Ship boat

Navy fleet to shrink further under 2023 ship decommissioning plan

The US Navy’s first littoral combat ship, Freedom. The Navy plans to retire nine LCS, most or all of the Freedom class. US NAVY

ARLINGTON, Va. — Normally, the number of new U.S. Navy ships requested for the next fiscal year gets the most media attention, but this time it’s the number of ships the Navy is seeking to decommission that has attracted the most attention.

As part of the Future Years Defense Plan, the size of the Navy’s combat force would increase from 298 today to 280 in fiscal year 2027. Chief of Naval Operations Admiral Michael Gilday said advocated divestment in order to invest, and this budget supports that concept.

During the Department of the Navy’s fiscal year 2023 budget briefing March 28 at the Pentagon, Rear Admiral John Gumbleton, deputy assistant secretary of the Navy for budget, said the Navy is asking the withdrawal of 24 ships, compared to the construction of nine combat force ships.

Gumbleton listed the types of the 24 ships targeted for retreat:

  • 9 littoral combat ships
  • 5 Ticonderoga-class guided missile cruisers
  • 2 Los Angeles-class nuclear attack submarines
  • 2 Henry J. Kaiser fleet replenishment tankers
  • 4 Whidbey Island or Harpers Ferry class landing craft
  • 2 Montford Point-class Expeditionary Transfer Dock Vessels

He said the retirements would save the Navy $3.6 billion on the defense plan for future years.

Most, if not all, littoral combat ship retirements would be of the struggling Freedom variant and save the Navy $50 million a year. Additionally, under the 2023 plan, the LCS anti-submarine warfare mission package would not be installed on the remaining LCS, with the ASW mission being taken over by the new Constellation-class frigate.

The two Montford Point-class expeditionary transfer dock ships are less than 10 years old and their proposed retirement reflects changes in Marine Corps amphibious operational concepts toward more distributed maritime operations.

The Navy recently highlighted our issues with the older Ticonderoga-class missile cruisers, with security levels being a major issue.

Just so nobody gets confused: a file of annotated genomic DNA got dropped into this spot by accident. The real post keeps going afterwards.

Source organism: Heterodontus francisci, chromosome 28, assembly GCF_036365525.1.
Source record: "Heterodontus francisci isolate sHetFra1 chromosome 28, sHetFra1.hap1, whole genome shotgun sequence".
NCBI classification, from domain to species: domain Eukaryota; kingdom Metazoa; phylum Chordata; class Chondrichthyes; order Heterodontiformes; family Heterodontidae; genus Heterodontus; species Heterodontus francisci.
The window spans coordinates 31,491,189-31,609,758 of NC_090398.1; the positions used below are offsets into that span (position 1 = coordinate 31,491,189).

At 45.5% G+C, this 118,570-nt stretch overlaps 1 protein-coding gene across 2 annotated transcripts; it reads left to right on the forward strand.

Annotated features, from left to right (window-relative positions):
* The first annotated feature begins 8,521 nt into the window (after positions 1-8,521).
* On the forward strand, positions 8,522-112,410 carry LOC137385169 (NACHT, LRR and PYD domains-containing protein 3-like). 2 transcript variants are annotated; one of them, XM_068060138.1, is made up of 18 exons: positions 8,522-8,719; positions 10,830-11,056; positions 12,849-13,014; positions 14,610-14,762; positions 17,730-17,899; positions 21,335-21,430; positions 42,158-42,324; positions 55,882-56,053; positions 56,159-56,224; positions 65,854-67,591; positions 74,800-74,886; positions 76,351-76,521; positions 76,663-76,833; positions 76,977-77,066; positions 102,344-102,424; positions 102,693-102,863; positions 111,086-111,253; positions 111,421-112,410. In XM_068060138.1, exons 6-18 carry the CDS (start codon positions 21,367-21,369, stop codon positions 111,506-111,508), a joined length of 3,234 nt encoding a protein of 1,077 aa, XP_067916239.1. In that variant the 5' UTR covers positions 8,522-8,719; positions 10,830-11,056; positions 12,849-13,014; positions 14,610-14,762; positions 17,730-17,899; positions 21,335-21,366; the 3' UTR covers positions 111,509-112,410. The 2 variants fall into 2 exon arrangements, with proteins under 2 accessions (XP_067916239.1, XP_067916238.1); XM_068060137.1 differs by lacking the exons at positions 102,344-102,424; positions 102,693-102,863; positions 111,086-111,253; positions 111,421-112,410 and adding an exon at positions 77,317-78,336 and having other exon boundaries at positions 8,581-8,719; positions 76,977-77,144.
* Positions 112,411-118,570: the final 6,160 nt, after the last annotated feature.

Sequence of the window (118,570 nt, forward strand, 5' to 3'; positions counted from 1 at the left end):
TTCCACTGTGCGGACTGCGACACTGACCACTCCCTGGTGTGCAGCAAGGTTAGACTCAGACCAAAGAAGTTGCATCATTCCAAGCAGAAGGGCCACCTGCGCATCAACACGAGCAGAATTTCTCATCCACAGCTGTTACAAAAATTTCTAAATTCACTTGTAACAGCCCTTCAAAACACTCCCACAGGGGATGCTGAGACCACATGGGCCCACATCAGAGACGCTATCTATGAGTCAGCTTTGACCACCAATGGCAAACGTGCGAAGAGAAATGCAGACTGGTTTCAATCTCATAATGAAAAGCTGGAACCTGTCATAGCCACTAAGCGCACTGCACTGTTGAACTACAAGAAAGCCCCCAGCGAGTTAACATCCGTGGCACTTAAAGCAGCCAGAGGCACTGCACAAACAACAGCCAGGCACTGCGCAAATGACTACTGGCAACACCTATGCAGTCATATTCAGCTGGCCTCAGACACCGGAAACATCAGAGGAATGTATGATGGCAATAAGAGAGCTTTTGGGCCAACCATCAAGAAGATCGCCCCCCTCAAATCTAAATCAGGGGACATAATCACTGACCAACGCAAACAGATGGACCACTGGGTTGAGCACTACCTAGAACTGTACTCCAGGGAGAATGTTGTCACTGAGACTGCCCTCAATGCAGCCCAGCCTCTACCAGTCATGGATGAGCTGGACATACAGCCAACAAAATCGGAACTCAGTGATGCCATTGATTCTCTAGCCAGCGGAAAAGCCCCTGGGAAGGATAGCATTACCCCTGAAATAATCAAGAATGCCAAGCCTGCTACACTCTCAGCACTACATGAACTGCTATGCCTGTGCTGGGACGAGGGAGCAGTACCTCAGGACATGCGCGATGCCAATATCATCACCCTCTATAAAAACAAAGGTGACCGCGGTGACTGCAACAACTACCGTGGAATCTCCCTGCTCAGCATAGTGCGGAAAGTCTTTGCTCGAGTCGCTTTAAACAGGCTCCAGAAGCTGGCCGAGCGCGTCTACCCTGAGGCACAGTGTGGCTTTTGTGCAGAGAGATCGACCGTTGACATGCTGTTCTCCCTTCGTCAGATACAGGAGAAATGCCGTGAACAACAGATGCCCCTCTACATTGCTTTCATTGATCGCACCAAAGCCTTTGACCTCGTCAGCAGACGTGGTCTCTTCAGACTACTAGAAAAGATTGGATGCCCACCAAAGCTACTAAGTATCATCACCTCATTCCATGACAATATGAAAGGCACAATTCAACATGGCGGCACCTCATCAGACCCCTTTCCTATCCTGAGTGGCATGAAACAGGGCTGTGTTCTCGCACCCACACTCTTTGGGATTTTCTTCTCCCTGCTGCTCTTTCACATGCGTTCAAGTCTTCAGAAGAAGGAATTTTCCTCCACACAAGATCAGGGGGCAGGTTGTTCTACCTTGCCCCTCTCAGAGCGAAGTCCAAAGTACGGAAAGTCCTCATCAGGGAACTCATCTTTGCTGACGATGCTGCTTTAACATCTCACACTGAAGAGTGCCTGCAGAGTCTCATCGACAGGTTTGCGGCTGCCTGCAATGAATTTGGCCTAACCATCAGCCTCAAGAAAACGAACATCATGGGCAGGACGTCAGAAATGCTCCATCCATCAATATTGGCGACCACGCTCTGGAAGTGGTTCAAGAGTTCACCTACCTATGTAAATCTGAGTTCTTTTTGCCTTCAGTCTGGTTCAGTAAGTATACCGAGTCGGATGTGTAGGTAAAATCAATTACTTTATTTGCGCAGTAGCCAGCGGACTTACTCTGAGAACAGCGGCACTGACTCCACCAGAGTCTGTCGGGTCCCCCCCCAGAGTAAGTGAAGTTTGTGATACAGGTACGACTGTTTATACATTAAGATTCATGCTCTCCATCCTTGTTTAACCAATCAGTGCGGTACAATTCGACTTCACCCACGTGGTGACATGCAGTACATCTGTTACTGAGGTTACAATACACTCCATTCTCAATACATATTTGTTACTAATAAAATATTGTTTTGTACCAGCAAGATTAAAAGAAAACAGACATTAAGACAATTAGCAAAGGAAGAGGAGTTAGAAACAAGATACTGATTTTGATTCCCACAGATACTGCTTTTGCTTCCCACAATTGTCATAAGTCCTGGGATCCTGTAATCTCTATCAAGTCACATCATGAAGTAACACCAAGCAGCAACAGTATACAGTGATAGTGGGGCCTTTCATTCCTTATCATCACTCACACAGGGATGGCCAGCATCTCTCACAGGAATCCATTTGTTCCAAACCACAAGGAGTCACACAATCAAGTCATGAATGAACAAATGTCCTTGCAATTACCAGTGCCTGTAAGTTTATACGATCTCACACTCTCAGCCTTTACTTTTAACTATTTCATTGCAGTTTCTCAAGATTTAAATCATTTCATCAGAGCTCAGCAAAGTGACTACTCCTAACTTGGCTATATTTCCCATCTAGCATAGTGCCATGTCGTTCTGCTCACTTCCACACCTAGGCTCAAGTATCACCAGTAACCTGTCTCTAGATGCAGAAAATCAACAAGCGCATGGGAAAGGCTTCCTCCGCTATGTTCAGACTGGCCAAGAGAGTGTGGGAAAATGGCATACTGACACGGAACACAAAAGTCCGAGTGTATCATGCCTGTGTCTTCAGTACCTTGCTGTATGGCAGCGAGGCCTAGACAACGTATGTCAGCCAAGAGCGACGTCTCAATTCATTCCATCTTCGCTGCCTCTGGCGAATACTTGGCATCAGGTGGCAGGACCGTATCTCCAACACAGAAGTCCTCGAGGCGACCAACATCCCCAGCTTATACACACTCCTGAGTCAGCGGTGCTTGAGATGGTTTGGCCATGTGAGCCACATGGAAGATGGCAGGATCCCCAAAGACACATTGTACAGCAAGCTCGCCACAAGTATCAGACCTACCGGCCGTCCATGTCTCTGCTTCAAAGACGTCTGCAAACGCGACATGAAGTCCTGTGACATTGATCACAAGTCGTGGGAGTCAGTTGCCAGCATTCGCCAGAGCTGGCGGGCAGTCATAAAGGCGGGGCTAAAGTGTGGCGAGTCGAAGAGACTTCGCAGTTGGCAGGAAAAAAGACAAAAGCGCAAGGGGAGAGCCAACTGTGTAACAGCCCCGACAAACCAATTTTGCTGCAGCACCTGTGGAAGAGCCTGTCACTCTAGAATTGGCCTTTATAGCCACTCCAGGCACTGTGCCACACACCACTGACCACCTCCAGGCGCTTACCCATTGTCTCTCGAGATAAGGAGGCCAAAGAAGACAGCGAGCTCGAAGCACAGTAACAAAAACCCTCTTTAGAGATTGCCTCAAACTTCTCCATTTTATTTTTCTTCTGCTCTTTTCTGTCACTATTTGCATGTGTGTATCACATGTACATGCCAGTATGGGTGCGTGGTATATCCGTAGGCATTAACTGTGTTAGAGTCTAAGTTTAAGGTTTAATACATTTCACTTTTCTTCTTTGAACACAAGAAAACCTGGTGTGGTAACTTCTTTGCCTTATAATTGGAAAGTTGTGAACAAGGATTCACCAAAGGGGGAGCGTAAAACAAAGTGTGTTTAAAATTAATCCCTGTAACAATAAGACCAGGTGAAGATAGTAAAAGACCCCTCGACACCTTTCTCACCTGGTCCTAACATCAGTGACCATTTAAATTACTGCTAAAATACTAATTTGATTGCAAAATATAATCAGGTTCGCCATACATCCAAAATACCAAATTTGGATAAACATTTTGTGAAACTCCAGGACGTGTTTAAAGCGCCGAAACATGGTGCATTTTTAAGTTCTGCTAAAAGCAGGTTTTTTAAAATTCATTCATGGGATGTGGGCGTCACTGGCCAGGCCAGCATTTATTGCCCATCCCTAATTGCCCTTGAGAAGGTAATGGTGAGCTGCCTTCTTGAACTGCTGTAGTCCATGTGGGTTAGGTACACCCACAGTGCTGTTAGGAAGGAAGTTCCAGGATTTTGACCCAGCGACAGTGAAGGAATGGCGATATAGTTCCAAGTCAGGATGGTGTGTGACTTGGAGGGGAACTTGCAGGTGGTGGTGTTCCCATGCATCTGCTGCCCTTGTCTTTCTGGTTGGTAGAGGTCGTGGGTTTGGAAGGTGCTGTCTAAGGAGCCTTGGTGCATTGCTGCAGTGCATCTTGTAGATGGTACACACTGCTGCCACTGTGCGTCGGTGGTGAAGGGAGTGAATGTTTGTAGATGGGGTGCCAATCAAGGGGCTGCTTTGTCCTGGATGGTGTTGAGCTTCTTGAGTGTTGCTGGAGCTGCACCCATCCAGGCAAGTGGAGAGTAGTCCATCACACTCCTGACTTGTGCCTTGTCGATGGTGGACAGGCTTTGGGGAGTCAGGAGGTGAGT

The nine combat force ships requested for 2023 by the Navy include:

  • 2 Virginia-class SSNs
  • 2 Flight III Arleigh Burke-class guided missile destroyers
  • 1 Constellation-class missile frigate
  • 1 US-class amphibious assault ship
  • 1 Flight II class amphibious transport berthed ship San Antonio
  • 1 John Lewis-class fleet replenishment tankers
  • 1 Navajo-class tow, salvage and salvage vessel

For 2022, the Navy requested eight ships, but Congress increased the number to 13 when enacting this budget.

Budget 2023 would continue to fund the Columbia-class ballistic missile submarine, Ford-class aircraft carriers, and advance procurement for two Virginia-class nuclear-powered attack submarines.

Gumbleton said 2023 would be the last year for the purchase of the San Antonio-class transport dock vessel.

Additionally, as part of the defense plan for future years, production of the Constellation-class missile frigate would alternate between one and two ships from year to year.

Procurement of the light amphibious warfare vessel and submarine tender replacement would begin in fiscal year 2025, followed by the next-generation logistics vessel in 2026. Research and development funding is provided for the Large Unmanned Surface Vessel and the Very Large Unmanned Underwater Vessel.

Budget 2023 would also fund the purchase of two used sealift vessels for the Maritime Administration’s Ready Reserve Force.

FY23 also calls for funding for two LCAC 100 class ship-to-shore connectors and life extension of two LCAC 01 class connectors; but does not call for more new LCU 1700-class utility landing craft. The plan would also fund advance procurement funds for the refueling and overhaul of USS Harry S. Truman (CVN 75), which the Navy recently wanted to decommission to fund other priorities.

Rep. Rob Wittman (R-Virginia), a senior member of the House Armed Services Committee’s Seapower and Projection Forces group, criticized the Navy’s “divest to invest” strategy, which is shrinking the fleet. He released a statement on March 28, excerpted below:

“I am particularly disappointed that while we aim to grow our naval and projection forces, this budget continues the strategy of divestment to invest which will reduce our fleet again., underinvesting in the fifth generation fighters we need to compete against peer adversaries, reduces the structure of our Air Force tanker force and once again prioritizes future technologies over capability and the capabilities that the military needs now to ensure that we have a credible US military. I will work with my congressional colleagues this year to ensure that we deliver a defense budget that truly invests in our nation’s national security.